LG cuts price of OLED TV entry to $3500

From CNET: While still exorbitantly expensive, prices on LG's OLED TVs are falling fast.

LG has announced its second-generation OLED TV, the 55EC9300, will be on sale at Best Buy August 24th for $3,500. It's available for pre-order now at BestBuy.com.

That just $1000 more than the highest-end 55-inch LCD TVs, like Samsung's UN55HU9000. Unlike those models however, LG's newest OLED has 1080p resolution, not 4K.

LG G3 Finally Launches in China But Will be Sold Online Only

From DailyTech: On Monday South Korea's LG Electronics, Inc. will bring its well reviewed international Android flagship device, the LG G3, to China. The device will retail for CN¥ (yuan) 3,999 (~$650 USD), around the same price as Samsung Electronics Comp., Ltd.'s Galaxy S5 and Apple, Inc.'s iPhone 5S.

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Kingston HyperX Fury HX318C10FK2/16 2x8GB Review (Page 1 of 10)

If you ask me about the word fury, a few things come to mind. First is Colonel Nicholas Joseph Fury, better known as Nick Fury, the former director of the Supreme Headquarters International Espionage Law-enforcement Division, or S.H.I.E.L.D. for short. Of course, most of you probably just think he is still the director, but in fact this is not so, and I will let Marvel tell you the actual details of what happened. Anyways, when I think of Nick Fury, I see a controlled and prepared person. Unlike his last name, he does not seem to lash out; but rather keeps it in check. In fact, in the Original Sin Vol. 1 #5, he describes himself as an “invisible monster who keeps the other monsters at bay”. Nick Fury does not generally show much for his super powers in the Marvel movies, but he definitely has powers, such as being immortal, as well as having mastered the art of Tae Kwon Do and Jiu-Jitsu. He is quite a bit more brains than brawn, but he still has the ability to pack a good punch. Conversely, the other thing I think of is the literal meaning of fury, a wild or violent anger. Rather than the comic book character, it is a great descriptor for intensity, a storm, or an outrage. In essence, we can see Nick Fury and the meaning of fury is at opposite ends. While one is able to hold together, the other is completely out of control. And that brings me to the Kingston HyperX Fury. When Kingston first announced this DDR3 RAM line, aimed at budget users, I could only imagine how they even came up with a name like “fury” to describe their product. Is this an unruly product Kingston provided for us users, or is it a bit more manageable? Read on to find out!

SoftBank profit slides amid fewer new subscribers

From PC World: Japanese mobile carrier SoftBank saw its profit dwindle dramatically in the April to June quarter as customer growth slowed.

Japan’s third-biggest mobile phone company logged a net profit of ¥77.57 billion (US$759 million) for the quarter, down 68 percent from ¥244 billion a year earlier.

It added 557,000 mobile subscribers during the period, compared to 810,000 a year earlier.

Twitter's Bing translation tool exits as quietly as it entered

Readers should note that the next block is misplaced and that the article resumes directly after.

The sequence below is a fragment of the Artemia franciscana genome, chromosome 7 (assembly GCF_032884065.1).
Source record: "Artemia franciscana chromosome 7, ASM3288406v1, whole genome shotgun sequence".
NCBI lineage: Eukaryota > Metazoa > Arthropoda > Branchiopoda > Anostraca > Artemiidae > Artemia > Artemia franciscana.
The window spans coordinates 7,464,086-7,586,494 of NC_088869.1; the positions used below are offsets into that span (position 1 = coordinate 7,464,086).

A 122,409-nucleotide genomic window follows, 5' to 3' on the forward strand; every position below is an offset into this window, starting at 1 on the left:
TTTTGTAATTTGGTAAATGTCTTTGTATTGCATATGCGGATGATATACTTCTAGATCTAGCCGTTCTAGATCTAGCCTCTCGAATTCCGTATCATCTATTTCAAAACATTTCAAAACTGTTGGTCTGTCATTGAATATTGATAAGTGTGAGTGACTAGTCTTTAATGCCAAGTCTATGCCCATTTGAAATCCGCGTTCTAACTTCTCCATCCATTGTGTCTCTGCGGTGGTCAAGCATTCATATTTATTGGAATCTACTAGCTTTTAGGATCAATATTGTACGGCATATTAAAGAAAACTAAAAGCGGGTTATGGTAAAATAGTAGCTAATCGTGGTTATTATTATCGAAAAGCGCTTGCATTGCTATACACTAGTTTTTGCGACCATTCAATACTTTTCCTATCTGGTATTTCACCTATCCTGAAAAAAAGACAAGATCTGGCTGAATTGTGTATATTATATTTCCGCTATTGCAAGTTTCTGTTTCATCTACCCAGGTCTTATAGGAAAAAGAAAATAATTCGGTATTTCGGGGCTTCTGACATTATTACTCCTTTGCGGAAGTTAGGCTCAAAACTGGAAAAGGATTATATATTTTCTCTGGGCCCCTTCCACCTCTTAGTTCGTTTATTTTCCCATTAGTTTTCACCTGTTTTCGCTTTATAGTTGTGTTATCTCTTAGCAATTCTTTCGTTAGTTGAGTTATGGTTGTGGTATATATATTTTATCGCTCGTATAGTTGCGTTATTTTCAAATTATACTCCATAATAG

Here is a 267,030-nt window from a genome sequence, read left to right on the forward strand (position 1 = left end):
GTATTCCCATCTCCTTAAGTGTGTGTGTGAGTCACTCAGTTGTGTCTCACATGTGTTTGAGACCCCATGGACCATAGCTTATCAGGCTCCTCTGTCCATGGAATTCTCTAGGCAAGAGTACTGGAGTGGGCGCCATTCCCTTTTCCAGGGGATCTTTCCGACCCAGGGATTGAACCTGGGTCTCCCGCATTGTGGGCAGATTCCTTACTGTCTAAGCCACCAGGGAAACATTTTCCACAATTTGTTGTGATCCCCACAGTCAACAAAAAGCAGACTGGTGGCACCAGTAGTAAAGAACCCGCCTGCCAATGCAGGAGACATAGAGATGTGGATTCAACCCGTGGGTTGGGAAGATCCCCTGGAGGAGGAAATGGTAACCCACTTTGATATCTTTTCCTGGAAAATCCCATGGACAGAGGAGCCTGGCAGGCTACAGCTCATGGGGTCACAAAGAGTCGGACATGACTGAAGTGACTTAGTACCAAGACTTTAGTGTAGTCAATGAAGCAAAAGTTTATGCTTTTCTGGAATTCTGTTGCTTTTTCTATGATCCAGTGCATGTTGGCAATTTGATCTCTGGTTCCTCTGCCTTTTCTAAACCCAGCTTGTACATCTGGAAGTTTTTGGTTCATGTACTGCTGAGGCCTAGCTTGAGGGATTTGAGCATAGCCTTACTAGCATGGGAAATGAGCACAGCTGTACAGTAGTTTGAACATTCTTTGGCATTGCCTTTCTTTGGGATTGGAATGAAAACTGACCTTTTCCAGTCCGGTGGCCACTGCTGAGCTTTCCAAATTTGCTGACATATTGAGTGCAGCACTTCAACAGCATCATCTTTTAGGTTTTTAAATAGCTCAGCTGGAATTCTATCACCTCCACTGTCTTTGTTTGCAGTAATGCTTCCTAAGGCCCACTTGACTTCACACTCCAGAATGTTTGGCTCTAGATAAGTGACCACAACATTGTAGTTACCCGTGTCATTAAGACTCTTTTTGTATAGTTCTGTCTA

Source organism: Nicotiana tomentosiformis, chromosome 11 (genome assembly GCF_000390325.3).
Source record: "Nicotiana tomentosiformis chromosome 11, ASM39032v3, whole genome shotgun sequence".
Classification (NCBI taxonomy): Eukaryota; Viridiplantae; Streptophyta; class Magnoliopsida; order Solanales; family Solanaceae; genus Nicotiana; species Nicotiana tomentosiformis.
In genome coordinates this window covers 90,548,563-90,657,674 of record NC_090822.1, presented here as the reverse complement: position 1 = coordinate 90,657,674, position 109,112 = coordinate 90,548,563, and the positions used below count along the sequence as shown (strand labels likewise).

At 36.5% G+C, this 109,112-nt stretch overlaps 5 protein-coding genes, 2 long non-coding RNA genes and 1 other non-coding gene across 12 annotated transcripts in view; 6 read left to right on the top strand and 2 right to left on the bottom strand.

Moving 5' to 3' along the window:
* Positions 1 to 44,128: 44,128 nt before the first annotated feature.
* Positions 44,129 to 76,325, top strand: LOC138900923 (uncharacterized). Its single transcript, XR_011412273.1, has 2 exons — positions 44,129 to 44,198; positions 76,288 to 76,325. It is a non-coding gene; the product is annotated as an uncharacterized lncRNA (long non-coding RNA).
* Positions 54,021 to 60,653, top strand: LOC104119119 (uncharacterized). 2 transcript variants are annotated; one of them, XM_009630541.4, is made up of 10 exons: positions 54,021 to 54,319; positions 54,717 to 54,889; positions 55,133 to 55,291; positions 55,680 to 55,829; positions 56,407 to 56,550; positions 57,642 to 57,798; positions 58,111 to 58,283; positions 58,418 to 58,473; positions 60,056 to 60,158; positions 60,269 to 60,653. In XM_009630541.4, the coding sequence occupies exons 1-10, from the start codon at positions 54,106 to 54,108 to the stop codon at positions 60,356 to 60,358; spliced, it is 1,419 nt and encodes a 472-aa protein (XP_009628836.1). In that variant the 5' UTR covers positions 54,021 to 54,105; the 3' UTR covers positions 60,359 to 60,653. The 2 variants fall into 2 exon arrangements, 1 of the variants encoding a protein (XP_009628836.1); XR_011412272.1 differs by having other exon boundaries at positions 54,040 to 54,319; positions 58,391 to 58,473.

From CNET: The Bing translation feature in Twitter that quietly made an appearance two months ago has suddenly gone away, according to many users.

The feature, which showed up earlier this year, allowed Twitter users to quickly translate posts that were in another language. At the time, it was viewed as surprising that Twitter used Microsoft's translation tools, rather than Google's.

T-Mobile Beats Sprint in Prepaid Subscriber Numbers, John Legere Ribs New Sprint CEO

From DailyTech: T-Mobile has managed to pass Sprint and become No. 1 in the U.S. prepaid wireless sector. According to T-Mobile, it now has 15.64 million prepaid customers, which surpasses Sprint’s 15.19 million customers in the same market.

The big U.S. mobile players are far behind, with AT&T at 11.34 million prepaid customers and Verizon Wireless at 6.04 million prepaid customers.

“The good news just keeps on coming for T-Mobile,” said John Legere, president and CEO of T-Mobile US, Inc.

Network-attached storage devices more vulnerable than home routers

From InfoWorld: A security review of network-attached storage (NAS) devices from multiple manufacturers revealed that they typically have more vulnerabilities than home routers, a class of devices known for poor security and vulnerable code.

Jacob Holcomb, a security analyst at Baltimore-based Independent Security Evaluators, is in the process of analyzing NAS devices from 10 manufacturers and has so far found vulnerabilities that could lead to a complete compromise in all of them.

Acer stabilizes with stronger profits in Q2

From PC World: Struggling PC maker Acer is showing signs of recovery with its report of improved profits in the second quarter, albeit on a smaller revenue base than a year earlier.

During the period, Acer’s net profit reached NT$485 million (US$16.2 million), up from a net loss of NT$343 million a year ago. It’s also a substantial improvement from the slim NT$1 million it earned in this year’s first quarter. Acer said on Thursday that its operating margins have grown to a three-year high of 0.81 percent.

Twitch to mute copyrighted music in video-on-demand

From CNET: Video-game-streaming service Twitch, which is the subject of rumors about a Google takeover, announced a new copyright protection policy that threatens to muffle audio on much of its users' Video on Demand content.

Twitch said Wednesday it would begin using Audible Magic's audio recognition technology to scan VODs for unauthorized use of in-game and ambient music. Beginning Wednesday, whenever unauthorized music belonging to Audible Magic clients is detected in a 30-minute block scanned, the entire section will be muted.


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